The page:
The GOP Establishment in action.
Nikki Haley made her decision over dinner. Three dinners, to be exact. They were casual, held at the South Carolina governor’s mansion, in the family quarters rather than in the formal dining room. Having long decided that she would wait until after the New Hampshire primary to make her decision, the South Carolina governor was genuinely undecided.
Chris Christie, who had dropped out, is a friend, as is Jeb Bush. She was also seriously considering Ted Cruz and Marco Rubio. So she invited Cruz, Bush, and Rubio to dinner. Ted and Heidi Cruz dined with Haley and her husband, Mike, as well as a few close aides on Wednesday, February 10; with Jeb Bush on Thursday, February 11; and with Marco and Jeanette Rubio on Monday, February 15.
Haley decided on Tuesday, just five days before the primary here in the Palmetto State, that Rubio would get her vote, and they appeared together on stage for the first time at a rally in Chapin, S.C. the following evening. Rubio had limped out of the New Hampshire primary with a fifth-place finish having promised his supporters that he would never disappoint them again; Haley’s endorsement was the sort of boost he needed.[…]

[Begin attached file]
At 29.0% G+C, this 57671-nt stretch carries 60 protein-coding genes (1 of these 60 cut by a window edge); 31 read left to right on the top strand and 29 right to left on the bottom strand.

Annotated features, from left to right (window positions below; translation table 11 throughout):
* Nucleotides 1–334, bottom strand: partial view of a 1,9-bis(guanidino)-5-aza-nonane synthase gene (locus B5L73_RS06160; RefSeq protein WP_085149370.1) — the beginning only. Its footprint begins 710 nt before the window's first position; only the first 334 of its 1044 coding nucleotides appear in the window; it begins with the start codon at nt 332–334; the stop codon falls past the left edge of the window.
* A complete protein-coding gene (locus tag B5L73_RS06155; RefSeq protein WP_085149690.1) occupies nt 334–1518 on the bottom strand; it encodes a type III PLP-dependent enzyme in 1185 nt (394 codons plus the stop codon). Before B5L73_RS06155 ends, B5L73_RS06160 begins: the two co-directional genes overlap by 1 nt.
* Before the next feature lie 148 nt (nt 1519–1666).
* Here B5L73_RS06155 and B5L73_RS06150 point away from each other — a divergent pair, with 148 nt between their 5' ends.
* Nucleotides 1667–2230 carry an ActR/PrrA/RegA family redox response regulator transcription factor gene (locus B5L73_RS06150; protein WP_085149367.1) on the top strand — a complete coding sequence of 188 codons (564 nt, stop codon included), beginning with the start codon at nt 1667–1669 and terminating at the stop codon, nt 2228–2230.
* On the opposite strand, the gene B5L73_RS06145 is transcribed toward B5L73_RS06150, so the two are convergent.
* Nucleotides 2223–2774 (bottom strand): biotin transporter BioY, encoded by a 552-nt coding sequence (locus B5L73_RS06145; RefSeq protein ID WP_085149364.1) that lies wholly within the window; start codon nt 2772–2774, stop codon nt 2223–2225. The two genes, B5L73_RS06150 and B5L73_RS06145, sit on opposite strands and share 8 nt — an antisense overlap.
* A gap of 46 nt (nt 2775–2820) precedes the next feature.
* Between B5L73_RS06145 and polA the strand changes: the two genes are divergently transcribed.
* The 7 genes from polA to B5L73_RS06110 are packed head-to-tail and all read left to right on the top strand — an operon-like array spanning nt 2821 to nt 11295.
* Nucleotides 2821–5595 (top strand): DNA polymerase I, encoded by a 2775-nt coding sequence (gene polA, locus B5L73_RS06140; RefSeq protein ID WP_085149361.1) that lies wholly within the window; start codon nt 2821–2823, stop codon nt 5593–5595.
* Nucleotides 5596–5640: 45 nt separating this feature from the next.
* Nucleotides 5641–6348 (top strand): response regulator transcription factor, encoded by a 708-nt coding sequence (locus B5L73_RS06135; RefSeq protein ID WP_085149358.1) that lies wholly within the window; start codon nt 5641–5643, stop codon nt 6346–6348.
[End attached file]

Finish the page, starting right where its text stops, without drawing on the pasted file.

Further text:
That Haley would get behind Rubio was by no means a foregone conclusion. Before his arrival in South Carolina last week, the two knew each other, but not well. They’d “run into each other and spent a little bit of time together,” Pearson says, and they “respected each other then, and are great friends now.”
But it was Jeb Bush to whom Haley had the closest relationship. In October of 2010, when Haley first began to think she could clinch a close gubernatorial race over state senator Vincent Sheheen, she called Jeb Bush to ask: “What do I do if I win?”